They were, at heart, a great idea: merge two things kids love, monsters and superheroes, into one concept. Essentially, Dell’s Dracula was Batman-meets-Dracula, the other titles being Superman-meets-Frankenstein and James Bond-meets-the Wolf Man.
Unfortunately, the comics themselves were haphazardly produced at a breakneck pace, and even the writer and artist, D.J. Arneson and Tony Tallarico, shrug off the final results.
EC: Being a marketer, I was especially interested to reach about the licensing deal for Batman Milk. In my hometown (Auburn NY) we always asked mom to get the Hogan-Souhan All Star Milk cartons featuring Superman! Was there a lot Superman and Batman milk out there?
ME: Definitely a lot more Batman than Superman, but both were represented.
The Batman All Star Dairy essay is one of my favorites in the book, not simply because it’s a story from my childhood, but because it tells a tale of the universal small American town.
ME: Remembering that kids were only half of the camp movement – with adults being the other – these paperbacks were an effort to get superheroes into the hands of readers older than the standard comic-book demographic.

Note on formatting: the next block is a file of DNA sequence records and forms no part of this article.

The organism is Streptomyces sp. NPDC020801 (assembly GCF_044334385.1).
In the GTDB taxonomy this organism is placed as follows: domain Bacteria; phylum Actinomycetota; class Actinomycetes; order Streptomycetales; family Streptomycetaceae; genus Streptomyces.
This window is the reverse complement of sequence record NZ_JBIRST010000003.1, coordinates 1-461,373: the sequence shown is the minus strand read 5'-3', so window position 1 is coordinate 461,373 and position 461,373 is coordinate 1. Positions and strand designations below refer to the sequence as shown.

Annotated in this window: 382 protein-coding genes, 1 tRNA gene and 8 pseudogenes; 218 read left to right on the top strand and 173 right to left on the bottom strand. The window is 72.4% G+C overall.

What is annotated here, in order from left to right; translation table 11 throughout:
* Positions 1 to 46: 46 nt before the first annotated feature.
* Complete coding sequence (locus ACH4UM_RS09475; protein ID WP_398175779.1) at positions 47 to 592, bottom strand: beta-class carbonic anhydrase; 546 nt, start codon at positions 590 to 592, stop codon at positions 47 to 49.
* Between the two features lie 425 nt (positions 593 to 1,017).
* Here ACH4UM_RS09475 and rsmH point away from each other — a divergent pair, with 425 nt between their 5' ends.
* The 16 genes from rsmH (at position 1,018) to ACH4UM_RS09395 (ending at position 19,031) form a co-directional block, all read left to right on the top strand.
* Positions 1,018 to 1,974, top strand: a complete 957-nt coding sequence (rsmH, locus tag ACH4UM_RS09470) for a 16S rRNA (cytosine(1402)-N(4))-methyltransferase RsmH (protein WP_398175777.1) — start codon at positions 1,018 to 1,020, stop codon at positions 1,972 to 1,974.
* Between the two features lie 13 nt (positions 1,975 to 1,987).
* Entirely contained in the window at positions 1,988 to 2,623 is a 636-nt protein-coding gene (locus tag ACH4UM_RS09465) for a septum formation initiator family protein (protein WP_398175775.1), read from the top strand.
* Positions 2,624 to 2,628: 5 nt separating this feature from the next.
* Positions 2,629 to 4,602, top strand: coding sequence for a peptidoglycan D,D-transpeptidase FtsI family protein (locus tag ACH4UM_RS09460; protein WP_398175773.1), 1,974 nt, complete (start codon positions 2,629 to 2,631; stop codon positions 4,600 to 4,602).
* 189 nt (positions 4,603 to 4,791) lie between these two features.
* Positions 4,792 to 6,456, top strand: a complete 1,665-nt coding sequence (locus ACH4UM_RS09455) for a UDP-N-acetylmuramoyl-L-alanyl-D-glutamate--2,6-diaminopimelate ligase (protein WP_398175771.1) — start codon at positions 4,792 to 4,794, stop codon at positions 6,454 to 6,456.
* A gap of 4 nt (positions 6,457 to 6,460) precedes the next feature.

My favorite? It’s a tie between the first Signet Batman volume and Bill Adler’s Funniest Fan Letters to Batman.
EC: Archie Comics is experimenting with several reboots of their classic characters, in both comics and on TV. In Hero-A-Go-Go, you discuss some of the 60s Archie reboots. What were they like?
ME: As I note in the book, Archie Comics as a publisher has never been shy about capitalizing on current trends. During the Camp Age, there was an Archie for everyone – the standard teen fare, an Archie for superhero fans (Pureheart the Powerful), an Archie for spy fans (The Man from R.I.V.E.R.D.A.L.E.), and an Archie for Monkees fans (the Archies). Funny how a small community like Riverdale attracted so many supervillains back then…
ME: It was a weird but wild book, editor Dick Giordano’s MAD-meets-Tiger Beat hybrid. Charlton was publishing music fan magazines back then and had access to teen heartthrob pinups and such, and those shared pages in Go-Go with parodies of TV shows, superheroes, and fairy tales, in comics form.